U.S. livestock: CME lean hogs limit up on technical buying, export hopes

Chicago | Reuters — U.S. lean hog futures rallied sharply on Wednesday with several contracts closing up the daily trading limit on technical buying and speculation that Chinese demand for U.S. pork is poised to grow.

The U.S. Department of Agriculture (USDA) is due to release weekly export sales data early on Thursday and traders will be closely watching the report for confirmation of new shipments or sales to China.

Chicago Mercantile Exchange (CME) June lean hogs settled at 91.225 cents/lb. and July futures ended at 95.375 cents, both up the daily three-cent limit (all figures US$). August and October futures also closed limit-up.

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The market’s daily limit will expand to 4.5 cents for Thursday’s session, the CME said.

Hog futures had plunged more than 10 per cent over the past two weeks as commodity funds, which had built up a massive long position in livestock futures, started shedding longs. As a result, lean hogs were poised for a technical rebound.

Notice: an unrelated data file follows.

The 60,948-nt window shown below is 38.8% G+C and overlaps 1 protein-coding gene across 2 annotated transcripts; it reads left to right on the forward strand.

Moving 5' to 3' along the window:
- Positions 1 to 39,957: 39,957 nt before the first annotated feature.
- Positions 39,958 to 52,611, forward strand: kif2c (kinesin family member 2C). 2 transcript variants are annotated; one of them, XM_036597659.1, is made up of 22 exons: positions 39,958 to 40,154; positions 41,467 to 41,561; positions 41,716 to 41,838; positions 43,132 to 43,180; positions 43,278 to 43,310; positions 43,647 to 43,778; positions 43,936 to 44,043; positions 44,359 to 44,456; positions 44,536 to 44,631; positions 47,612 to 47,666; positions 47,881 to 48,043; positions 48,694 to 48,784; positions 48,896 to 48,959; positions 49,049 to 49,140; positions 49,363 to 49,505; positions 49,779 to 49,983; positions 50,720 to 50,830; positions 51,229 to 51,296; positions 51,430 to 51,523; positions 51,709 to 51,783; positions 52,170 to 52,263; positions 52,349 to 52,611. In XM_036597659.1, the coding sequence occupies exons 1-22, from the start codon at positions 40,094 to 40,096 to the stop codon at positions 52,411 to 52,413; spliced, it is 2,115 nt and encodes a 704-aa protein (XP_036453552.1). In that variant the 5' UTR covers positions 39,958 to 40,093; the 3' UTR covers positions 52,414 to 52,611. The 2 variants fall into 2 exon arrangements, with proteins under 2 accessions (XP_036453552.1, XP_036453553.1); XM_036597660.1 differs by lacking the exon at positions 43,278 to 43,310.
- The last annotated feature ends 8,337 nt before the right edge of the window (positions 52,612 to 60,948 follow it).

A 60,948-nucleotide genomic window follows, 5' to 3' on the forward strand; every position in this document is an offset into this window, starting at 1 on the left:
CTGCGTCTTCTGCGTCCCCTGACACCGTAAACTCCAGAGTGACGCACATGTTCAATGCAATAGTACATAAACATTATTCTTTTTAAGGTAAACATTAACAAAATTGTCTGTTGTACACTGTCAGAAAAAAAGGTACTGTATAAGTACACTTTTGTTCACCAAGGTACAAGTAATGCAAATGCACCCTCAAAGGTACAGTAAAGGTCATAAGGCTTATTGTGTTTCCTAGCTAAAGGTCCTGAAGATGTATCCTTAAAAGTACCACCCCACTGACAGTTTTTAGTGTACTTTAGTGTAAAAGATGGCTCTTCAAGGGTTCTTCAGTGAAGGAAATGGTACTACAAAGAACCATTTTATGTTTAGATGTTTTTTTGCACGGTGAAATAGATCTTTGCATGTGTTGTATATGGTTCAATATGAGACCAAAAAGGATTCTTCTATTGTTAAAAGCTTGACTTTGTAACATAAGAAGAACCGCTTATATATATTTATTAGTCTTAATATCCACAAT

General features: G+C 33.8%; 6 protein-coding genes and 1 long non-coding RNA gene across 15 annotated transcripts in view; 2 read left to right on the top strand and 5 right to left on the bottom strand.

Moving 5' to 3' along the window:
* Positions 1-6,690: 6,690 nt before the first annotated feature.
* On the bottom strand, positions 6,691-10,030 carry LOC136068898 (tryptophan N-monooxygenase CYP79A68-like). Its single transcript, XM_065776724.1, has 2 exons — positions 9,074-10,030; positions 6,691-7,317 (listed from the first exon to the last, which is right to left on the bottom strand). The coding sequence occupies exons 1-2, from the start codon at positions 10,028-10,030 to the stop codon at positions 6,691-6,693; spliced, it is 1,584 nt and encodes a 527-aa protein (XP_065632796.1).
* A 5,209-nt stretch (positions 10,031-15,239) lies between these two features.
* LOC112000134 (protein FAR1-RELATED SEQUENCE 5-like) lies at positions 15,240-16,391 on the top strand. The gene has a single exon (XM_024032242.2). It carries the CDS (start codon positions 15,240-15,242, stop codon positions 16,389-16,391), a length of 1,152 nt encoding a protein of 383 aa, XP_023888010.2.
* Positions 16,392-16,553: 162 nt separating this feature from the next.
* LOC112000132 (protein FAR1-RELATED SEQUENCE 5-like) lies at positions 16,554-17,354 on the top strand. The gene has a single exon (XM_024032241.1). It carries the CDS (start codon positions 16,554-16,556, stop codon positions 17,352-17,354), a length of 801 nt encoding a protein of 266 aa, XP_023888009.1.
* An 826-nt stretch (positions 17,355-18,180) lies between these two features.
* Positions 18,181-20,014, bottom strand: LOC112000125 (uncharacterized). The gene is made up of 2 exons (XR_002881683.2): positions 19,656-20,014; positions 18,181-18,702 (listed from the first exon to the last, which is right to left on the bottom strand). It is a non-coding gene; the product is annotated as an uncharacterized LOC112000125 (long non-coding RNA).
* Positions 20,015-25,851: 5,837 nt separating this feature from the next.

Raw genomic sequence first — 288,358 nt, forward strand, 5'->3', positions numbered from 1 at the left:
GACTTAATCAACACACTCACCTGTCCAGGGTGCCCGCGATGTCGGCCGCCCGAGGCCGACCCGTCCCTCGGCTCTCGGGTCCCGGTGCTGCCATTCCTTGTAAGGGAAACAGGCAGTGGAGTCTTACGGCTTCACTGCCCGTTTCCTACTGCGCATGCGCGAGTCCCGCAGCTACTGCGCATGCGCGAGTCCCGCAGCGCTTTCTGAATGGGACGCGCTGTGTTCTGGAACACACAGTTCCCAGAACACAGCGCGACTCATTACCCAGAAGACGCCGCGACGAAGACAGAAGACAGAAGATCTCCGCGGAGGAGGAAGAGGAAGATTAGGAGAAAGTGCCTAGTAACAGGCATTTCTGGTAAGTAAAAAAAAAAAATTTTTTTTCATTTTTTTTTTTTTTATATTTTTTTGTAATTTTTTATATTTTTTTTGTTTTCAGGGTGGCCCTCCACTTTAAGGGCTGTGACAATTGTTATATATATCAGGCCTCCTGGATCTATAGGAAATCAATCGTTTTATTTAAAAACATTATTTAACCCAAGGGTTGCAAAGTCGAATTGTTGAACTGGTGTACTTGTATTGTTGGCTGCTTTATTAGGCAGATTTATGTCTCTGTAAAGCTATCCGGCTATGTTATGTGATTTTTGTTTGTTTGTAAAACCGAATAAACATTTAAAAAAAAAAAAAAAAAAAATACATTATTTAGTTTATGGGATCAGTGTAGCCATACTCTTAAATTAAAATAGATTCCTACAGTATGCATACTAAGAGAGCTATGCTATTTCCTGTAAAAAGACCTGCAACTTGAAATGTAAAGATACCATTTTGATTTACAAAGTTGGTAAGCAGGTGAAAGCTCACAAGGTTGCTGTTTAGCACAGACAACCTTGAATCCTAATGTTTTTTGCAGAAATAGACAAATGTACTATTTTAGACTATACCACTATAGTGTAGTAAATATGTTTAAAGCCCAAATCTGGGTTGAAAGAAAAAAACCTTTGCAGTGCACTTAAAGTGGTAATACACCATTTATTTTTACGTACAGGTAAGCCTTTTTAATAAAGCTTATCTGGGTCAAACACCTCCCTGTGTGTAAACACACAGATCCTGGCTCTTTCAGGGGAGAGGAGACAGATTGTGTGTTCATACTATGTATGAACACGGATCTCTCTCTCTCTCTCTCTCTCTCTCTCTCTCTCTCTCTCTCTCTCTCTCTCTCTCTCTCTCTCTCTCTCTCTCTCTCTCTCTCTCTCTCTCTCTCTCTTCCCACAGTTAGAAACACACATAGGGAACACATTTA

“The hogs got too cheap. They were oversold,” said Alan Brugler, president of Brugler Marketing and Management.

Hog futures also remained supported by expectations for accelerated Chinese purchases of U.S. pork after its domestic hog herd was hit hard by African swine fever.

Although China has not made large purchases in recent weeks, past sales confirmations in USDA’s weekly sales report have triggered steep futures rallies.

U.S. and Chinese officials held “productive” trade talks in Beijing on Wednesday and will continue discussions in Washington next week, U.S. Treasury Secretary Steven Mnuchin said.

Many traders expect goodwill purchases of U.S. goods, including pork, to be part of any trade deal.

“We know China needs a lot of meat imports and a trade deal would allow it to be U.S. pork,” Brugler said.

Live cattle futures continued a recent slide as actively traded June futures dropped for an eighth straight session on fund liquidation and technical selling.

Weaker cash cattle markets added pressure.

Trading in southern Plains feedlot markets has yet to develop this week, but cattle on the weekly online Fed Cattle Exchange marketplace traded at $122.15/cwt on average, down from light sales at $127 last week.

CME June live cattle futures settled down 0.375 cent at 113.875 cents/lb., its lowest since Dec. 7. August cattle ended down 0.8 cent at 110.975 cents/lb.

August feeder cattle were up 0.075 cent at 149.225 cents and September was down 0.25 at 150.3 cents.

— Karl Plume reports on agriculture and ag commodities for Reuters from Chicago.

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